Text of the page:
Posts for : May 2017

Funtimes in Babylon 10

Life has been especially lifey lately. As a consequence I’ve found it necessary to cast on many things. Well, just three things, but that’s two beyond my comfort zone, especially since I still have a couple of UFOs in the wings.

The first cast on is something I actually mentioned a couple of posts ago but haven’t really talked about. It’s Jane Sowerby’s Spider’s Web Shawl from the book Victorian Lace Today. Here is a picture, but you can’t tell much. It’s destined to look like a blob as long as it’s on the needles.

This is the most challenging lace project I’ve ever attempted. A couple of years ago, I knit Hilary Latimer’s Mystery Knit Along Shawl and loved the way the painstaking, careful work of knitting it actually turned out to be very relaxing. I had to pay attention so absolutely that when I’d come up for air it was almost like I’d spent the time taking a rejuvenating nap. My mind would be clear, and I’d be refreshed and ready for whatever was next.

I’m hoping the Spider’s Web Shawl will give me a similar experience, but I’m not quite far along enough to tell. The thing that motivated me to attempt this pattern was actually the yarn. The yarn I’m using is an airy, soft, almost luminescent, lace-weight, mostly mohair blend that came from a couple of very special goats we know.

We met Gracie and her brother Reuben when they were babies. They belonged to our dear friend Marcia who runs Good Fibrations. Somewhere I have a picture of Paul holding Gracie the day we me her. I think she was only a week or so old at that point. It’s insanely sweet, and if I ever find it, I’ll show it to you.

Anyway, Gracie and Reuben now live with our friends, Ann and Trish, over at Out in Jupiter Farm. Here’s Paul with Gracie at their place last year.

Ann and Trish took the fiber from Gracie and Reuben’s first shearing and turned it into an out-of-this-world laceweight yarn, and that is the yarn I’m using for my Spider’s Web Shawl. I’m hoping to do it justice. I’ll keep you posted.

So that was the first wild-hair cast on. Remember the Inlet cardigan? It still has no sleeves. I just wasn’t in a sleeve knitting mood, ya know? The Spider’s Web Shawl requires concentration, and it’s gotten too warm to work on the Zigzag Blanket, so there were some knitting opportunities cropping up when I didn’t have anything to knit!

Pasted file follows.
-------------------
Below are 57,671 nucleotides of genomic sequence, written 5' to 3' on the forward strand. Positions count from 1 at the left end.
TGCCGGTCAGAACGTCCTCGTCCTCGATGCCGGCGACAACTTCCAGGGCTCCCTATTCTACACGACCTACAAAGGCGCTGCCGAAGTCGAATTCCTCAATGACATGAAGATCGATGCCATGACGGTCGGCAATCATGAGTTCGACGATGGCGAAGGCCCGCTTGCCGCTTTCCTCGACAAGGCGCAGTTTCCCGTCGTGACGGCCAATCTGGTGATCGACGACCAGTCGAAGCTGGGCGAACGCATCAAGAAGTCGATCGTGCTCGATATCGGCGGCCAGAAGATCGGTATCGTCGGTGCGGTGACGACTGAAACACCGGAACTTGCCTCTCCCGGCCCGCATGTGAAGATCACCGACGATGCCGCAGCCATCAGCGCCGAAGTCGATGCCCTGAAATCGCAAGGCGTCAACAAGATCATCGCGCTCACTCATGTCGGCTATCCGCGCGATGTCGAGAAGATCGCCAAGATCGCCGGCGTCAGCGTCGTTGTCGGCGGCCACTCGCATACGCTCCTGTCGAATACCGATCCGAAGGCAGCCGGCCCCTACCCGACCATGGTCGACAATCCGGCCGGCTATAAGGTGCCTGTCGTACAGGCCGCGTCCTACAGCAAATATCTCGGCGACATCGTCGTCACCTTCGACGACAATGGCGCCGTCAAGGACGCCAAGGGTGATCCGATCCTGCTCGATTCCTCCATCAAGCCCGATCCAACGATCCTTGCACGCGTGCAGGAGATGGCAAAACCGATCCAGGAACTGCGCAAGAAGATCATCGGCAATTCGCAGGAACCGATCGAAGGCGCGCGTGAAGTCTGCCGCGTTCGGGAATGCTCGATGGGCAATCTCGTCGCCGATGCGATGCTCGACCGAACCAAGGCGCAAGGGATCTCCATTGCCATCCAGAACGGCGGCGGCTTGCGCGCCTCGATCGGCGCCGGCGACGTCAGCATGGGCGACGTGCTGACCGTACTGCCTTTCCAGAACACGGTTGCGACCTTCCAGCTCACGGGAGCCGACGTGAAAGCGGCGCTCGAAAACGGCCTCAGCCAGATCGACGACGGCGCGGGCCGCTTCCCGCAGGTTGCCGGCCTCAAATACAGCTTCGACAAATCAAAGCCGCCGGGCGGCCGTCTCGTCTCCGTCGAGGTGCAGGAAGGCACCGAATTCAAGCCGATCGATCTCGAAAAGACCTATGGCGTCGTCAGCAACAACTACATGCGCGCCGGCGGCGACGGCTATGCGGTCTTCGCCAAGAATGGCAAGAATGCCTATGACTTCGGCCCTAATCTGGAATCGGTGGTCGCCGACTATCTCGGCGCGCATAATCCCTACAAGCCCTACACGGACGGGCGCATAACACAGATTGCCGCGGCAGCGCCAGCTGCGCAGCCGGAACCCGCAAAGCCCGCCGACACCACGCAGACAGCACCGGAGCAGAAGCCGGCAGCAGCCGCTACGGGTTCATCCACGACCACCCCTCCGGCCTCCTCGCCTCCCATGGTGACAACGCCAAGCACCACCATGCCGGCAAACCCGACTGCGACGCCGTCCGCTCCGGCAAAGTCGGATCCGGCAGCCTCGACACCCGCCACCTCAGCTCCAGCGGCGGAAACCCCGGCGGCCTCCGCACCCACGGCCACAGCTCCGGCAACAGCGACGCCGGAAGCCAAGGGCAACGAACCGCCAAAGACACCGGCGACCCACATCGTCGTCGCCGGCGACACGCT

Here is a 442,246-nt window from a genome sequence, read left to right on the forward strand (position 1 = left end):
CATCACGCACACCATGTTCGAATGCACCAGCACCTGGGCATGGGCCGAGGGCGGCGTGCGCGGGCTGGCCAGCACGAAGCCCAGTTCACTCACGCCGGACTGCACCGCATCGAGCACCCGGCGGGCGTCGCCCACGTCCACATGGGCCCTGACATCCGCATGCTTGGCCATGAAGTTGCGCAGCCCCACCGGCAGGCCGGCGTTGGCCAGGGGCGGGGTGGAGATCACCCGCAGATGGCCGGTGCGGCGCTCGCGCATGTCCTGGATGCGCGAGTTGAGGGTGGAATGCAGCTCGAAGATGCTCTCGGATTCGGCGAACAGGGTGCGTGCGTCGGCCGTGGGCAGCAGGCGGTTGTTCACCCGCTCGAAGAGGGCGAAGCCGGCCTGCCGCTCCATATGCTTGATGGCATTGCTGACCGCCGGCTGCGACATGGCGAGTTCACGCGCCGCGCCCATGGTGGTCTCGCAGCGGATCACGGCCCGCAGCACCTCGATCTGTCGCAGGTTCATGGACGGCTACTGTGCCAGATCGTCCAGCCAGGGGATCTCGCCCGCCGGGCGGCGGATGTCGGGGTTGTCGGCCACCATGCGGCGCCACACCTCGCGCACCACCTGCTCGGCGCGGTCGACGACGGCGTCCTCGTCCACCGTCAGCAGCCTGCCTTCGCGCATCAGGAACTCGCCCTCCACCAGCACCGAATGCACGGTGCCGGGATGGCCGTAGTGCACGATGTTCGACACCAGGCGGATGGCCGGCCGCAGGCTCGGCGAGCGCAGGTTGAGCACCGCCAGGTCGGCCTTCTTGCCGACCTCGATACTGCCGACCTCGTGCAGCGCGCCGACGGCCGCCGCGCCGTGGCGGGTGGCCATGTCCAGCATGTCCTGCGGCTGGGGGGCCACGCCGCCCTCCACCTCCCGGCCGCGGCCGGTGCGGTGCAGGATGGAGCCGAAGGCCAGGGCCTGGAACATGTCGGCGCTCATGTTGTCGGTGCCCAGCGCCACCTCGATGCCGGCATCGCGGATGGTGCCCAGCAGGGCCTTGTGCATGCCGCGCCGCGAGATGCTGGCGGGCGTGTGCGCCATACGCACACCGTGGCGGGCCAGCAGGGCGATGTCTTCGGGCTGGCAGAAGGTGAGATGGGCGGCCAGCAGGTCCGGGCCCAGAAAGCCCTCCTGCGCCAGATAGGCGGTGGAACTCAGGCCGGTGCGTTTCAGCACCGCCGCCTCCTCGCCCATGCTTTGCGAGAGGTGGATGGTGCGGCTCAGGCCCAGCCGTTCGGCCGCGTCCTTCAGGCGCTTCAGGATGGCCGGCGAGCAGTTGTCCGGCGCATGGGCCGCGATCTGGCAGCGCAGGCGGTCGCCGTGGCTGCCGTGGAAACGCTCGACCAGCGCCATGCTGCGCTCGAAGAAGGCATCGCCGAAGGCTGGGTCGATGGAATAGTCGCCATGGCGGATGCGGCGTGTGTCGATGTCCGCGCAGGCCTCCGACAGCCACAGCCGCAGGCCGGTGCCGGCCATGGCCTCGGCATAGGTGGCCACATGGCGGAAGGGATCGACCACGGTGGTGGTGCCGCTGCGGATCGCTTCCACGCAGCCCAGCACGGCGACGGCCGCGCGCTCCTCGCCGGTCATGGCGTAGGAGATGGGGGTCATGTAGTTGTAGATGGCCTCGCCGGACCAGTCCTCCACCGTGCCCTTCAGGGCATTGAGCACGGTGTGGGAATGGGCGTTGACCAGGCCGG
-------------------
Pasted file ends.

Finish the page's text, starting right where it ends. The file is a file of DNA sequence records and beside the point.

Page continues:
And there was stress. It’s the absolute craziest time of the year for me workwise. So one night when it was very very late and I was still sitting at my desk, I decided the only sane thing to do was cast on a project I knew I’d love because I’ve knit the exact same thing in the exact same yarn once before. Martina Behm’s Hitchhiker scarf. In Malabrigo “Archangel.”

I know you understand.

Cast On #3. This one isn’t actually on the needles yet, but that could happen any second. I’ve got the yarn.

Look:

I’ve been dying to knit with some of the wonderful, speckledy Hedgehog Fibers yarn I’ve been seeing everywhere, and after I knit The Rain Outside for Cari, I knew the next one had to be for me and that I had to get myself some of that yarn. I chose “Poison” and “Ruin.” What do you think?

And just in case the cast-on frenzy isn’t over, I ordered the two skeins of “Sangria” at the top of the post. I’m so not sorry.

 

*Father John Misty’s Funtimes in Babylon has felt relevant lately.

This Neckline 2

Do you know about Mati Ventrillon? She’s the French-Venezuelan architect turned knitwear designer who made the news a couple of years ago when Chanel featured some of her designs without attributing them to her. She lives on Fair Isle (along with only 54 other people) and spends the year caring for a flock of sheep whose wool becomes the basis for her beautifully conceived Fair Isle garments.